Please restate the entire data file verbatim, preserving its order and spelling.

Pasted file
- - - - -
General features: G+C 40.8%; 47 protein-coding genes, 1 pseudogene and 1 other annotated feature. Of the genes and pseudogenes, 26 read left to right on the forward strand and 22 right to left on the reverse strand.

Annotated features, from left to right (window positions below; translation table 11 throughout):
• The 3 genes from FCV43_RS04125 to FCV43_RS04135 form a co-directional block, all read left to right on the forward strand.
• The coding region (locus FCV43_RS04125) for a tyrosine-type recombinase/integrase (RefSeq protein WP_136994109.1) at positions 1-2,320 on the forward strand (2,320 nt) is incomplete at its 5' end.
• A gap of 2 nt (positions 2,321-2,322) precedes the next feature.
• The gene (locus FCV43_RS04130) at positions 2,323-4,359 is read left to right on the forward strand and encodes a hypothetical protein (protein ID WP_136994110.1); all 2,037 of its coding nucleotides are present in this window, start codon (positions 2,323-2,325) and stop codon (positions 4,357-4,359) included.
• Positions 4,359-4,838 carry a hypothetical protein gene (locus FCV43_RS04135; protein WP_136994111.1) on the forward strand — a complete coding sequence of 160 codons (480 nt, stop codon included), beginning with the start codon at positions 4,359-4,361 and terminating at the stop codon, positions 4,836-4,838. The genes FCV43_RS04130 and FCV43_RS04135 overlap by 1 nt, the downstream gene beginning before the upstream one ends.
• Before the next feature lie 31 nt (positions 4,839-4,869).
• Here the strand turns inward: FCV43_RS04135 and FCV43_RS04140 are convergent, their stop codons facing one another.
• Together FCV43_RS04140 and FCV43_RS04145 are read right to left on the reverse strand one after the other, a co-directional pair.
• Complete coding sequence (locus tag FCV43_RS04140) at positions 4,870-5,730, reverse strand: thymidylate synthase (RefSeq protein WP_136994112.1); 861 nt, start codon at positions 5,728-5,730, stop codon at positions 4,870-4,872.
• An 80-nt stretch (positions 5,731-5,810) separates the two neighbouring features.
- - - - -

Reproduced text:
General features: G+C 40.8%; 47 protein-coding genes, 1 pseudogene and 1 other annotated feature. Of the genes and pseudogenes, 26 read left to right on the forward strand and 22 right to left on the reverse strand.

Annotated features, from left to right (window positions below; translation table 11 throughout):
• The 3 genes from FCV43_RS04125 to FCV43_RS04135 form a co-directional block, all read left to right on the forward strand.
• The coding region (locus FCV43_RS04125) for a tyrosine-type recombinase/integrase (RefSeq protein WP_136994109.1) at positions 1-2,320 on the forward strand (2,320 nt) is incomplete at its 5' end.
• A gap of 2 nt (positions 2,321-2,322) precedes the next feature.
• The gene (locus FCV43_RS04130) at positions 2,323-4,359 is read left to right on the forward strand and encodes a hypothetical protein (protein ID WP_136994110.1); all 2,037 of its coding nucleotides are present in this window, start codon (positions 2,323-2,325) and stop codon (positions 4,357-4,359) included.
• Positions 4,359-4,838 carry a hypothetical protein gene (locus FCV43_RS04135; protein WP_136994111.1) on the forward strand — a complete coding sequence of 160 codons (480 nt, stop codon included), beginning with the start codon at positions 4,359-4,361 and terminating at the stop codon, positions 4,836-4,838. The genes FCV43_RS04130 and FCV43_RS04135 overlap by 1 nt, the downstream gene beginning before the upstream one ends.
• Before the next feature lie 31 nt (positions 4,839-4,869).
• Here the strand turns inward: FCV43_RS04135 and FCV43_RS04140 are convergent, their stop codons facing one another.
• Together FCV43_RS04140 and FCV43_RS04145 are read right to left on the reverse strand one after the other, a co-directional pair.
• Complete coding sequence (locus tag FCV43_RS04140) at positions 4,870-5,730, reverse strand: thymidylate synthase (RefSeq protein WP_136994112.1); 861 nt, start codon at positions 5,728-5,730, stop codon at positions 4,870-4,872.
• An 80-nt stretch (positions 5,731-5,810) separates the two neighbouring features.